043 26372
Dominique Vion Rooskey 071-9638455
Angelina Madden Rooskey 043-21700
Paul Durkin Rooskey 071 9638173
Samantha’s B&B Lanesboro 043-21558
Sorohan’s Lanesboro 043-21185
Bridie Holmes Lanesboro 043-21491
Tatler’s Roscommon 090-6625460
Coachman’s Inn Roscommon 090-6626459
Gleeson’s Roscommon 090-6626954
Mary Blake Leitrim Village 071-9622921
086 0869576

About Strokestown

Written by ruairi on . Posted in Information

Strokestown pic001Strokestown is situated 95 miles west of Dublin. The town is served by the N5 National Primary Route, which runs northwest from Longford to Castlebar. The R368 enters Strokestown from Carrick-on-Shannon in the northeast and links into the N61, which runs southward into Roscommon town. The demesne of Strokestown Park House borders the town to the east.

The town is set in the picturesque valley between Sliabh Ban in the southeast and the Caslin Hills to the north. These hills to the north are of enormous archaeological interest, containing unusual pre-historic fossils.Sliabh Ban or White Mountain, derives its name from the fact that the rocks which form the mountain are paler in colour i.e. sandstone and conglomerates rather than the grey limestone of the surrounding plains. It offers tourists a forest walk of c.20km ranging from 150m to 258m elevation, along with panoramic viewing points.

The Irish name of Strokestown is Bel-Ath-na-mBuilli; translated this means them mouth (ford) of the Strokes. The mouth refers to the Bumlin River that runs through the demesne and the Strokes may refer to a battle that took place in the region. Others believe that Stroke signifies the use of agricultural instruments, which would have been widely used in the past.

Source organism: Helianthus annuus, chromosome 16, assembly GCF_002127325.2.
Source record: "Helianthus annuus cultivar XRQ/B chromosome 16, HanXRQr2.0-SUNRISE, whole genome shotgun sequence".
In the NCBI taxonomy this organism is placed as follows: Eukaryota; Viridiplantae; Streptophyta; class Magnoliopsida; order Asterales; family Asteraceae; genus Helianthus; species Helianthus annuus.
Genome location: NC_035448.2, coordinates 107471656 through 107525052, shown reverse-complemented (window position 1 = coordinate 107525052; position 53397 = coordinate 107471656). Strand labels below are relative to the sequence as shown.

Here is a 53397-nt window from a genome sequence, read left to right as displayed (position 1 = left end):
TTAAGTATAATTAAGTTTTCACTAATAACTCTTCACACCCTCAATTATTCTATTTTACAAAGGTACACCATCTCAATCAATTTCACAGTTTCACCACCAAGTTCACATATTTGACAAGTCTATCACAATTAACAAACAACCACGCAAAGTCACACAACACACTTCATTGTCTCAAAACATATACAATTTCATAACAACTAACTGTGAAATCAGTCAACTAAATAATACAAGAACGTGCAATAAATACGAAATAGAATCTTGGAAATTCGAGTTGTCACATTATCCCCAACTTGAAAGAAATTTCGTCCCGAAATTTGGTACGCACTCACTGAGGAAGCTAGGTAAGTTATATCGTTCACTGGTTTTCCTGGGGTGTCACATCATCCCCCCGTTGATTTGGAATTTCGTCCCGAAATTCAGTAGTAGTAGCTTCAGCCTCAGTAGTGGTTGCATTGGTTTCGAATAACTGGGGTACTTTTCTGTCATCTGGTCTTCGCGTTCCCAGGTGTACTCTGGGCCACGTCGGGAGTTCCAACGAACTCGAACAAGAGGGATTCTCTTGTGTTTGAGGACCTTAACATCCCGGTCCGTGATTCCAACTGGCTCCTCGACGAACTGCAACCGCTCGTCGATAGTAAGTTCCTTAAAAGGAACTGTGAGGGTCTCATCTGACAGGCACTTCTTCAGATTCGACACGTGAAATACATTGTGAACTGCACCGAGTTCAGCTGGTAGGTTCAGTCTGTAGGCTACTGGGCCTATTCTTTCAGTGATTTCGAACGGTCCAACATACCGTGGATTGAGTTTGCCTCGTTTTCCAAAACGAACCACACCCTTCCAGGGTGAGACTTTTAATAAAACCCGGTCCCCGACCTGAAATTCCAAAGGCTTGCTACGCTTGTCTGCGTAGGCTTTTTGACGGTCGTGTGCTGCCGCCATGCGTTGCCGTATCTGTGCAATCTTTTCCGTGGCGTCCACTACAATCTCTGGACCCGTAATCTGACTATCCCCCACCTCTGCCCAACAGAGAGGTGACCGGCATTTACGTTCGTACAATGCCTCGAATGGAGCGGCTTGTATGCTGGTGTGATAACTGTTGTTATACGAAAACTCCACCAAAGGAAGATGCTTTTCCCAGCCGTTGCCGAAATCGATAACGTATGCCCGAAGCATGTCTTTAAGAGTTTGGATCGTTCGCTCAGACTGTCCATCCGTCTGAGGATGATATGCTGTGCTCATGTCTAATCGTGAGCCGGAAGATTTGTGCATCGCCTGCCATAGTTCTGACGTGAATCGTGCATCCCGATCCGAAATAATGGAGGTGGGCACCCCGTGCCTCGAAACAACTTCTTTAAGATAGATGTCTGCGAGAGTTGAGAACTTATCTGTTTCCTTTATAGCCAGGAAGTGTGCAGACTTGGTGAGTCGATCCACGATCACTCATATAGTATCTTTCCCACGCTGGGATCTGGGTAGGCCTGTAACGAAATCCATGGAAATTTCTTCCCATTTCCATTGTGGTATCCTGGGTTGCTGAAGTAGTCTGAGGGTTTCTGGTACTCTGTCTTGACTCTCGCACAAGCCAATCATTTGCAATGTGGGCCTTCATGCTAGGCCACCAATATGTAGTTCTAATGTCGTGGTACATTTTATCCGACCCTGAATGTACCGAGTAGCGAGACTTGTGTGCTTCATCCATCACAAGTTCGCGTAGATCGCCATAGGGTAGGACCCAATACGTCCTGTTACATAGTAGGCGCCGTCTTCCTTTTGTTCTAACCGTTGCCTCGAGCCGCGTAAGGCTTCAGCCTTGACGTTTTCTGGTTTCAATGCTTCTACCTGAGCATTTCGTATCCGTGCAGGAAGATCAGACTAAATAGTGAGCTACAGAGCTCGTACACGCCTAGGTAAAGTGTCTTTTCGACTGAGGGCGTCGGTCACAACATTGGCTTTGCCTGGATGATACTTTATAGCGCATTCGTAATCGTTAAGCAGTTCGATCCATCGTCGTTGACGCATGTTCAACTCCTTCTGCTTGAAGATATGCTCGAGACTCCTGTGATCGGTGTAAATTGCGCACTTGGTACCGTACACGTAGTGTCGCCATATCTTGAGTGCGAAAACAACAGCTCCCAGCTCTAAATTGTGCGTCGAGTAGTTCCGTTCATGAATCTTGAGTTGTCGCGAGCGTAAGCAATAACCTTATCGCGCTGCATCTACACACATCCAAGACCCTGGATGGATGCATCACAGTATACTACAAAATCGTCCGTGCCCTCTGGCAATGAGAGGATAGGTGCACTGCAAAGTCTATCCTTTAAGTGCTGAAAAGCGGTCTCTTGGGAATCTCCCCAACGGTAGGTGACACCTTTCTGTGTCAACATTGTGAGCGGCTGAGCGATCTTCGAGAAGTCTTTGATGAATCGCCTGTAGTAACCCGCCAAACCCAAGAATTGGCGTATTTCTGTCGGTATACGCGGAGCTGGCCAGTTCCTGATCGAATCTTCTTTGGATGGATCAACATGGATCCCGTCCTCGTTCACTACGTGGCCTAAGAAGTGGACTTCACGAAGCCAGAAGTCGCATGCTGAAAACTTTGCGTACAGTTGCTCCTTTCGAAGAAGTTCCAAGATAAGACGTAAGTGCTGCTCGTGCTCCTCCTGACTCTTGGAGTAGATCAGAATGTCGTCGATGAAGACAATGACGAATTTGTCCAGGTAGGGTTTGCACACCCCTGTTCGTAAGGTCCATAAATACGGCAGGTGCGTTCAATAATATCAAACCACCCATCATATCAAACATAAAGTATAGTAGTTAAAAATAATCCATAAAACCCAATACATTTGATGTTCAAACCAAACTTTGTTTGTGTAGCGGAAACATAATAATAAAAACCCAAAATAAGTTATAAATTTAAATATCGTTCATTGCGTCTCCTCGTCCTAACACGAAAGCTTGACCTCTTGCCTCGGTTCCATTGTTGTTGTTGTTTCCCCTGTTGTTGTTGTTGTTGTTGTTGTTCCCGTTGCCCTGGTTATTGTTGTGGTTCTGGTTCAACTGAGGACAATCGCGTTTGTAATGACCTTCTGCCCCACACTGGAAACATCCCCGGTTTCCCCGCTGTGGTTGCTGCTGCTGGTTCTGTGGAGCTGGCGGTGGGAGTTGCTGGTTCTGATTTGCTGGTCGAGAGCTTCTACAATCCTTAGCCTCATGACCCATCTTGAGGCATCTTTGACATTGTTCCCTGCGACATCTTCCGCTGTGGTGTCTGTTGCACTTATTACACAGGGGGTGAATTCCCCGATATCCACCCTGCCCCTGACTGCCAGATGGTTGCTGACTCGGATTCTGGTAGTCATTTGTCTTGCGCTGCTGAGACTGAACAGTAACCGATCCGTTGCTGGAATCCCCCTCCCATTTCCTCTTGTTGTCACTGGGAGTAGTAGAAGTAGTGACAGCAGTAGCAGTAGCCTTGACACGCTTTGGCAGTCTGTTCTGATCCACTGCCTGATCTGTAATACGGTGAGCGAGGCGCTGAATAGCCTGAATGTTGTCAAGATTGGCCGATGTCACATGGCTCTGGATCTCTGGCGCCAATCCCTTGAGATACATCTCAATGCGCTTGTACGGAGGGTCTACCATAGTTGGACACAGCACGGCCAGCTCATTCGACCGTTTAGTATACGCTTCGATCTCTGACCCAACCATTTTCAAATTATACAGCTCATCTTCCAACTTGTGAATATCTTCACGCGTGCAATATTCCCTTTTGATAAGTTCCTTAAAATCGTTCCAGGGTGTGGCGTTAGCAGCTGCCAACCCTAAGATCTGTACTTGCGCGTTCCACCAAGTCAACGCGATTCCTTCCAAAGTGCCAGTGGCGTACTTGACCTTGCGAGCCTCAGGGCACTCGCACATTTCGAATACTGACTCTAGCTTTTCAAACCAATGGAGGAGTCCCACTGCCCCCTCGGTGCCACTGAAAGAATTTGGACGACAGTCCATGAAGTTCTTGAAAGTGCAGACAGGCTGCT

Strokestown is an estate town, one of the few planned towns in the county.The town falls within the final phase of estate town foundation as the new landlord system spread further west. Strokestown is located on the main east-west route between Westport and Dublin.

The town was planned around Strokestown House by the Packenham Mahon Family who wished to create the widest main street in Europe. This culminated in the Church Street/Bawn Street axis, which extends from the entrance gate of Strokestown Park House to St. John’s Heritage Centre.

Strokestown Park

Strokestown ParkStrokestown Park House is an 18th century mansion which has been faithully restored. It is unique in that it retains its original furnishings and professionally guided tours allow visitors to browse freely through the stately surroundings.

The 4 acre 18th century walled pleasure garden has been fully restored to its’ original splendour.It’s piece de resistance is its’ herbaceous border which is recorded in the Guinness Book of Records as the longest herbaceous border in Britain & Ireland.

The Famine Museum uses a combination of original documents and images from the Strokestown Park collection to explain the circumstances of the Great Irish Famine of the 1840′s. This collection boasts an extensive range of papers including actual letters written by the tenants on the Strokestown Estate at the time of the famine.

Full restaurant facilities are available where you can complement your visit from a wide ranging menu.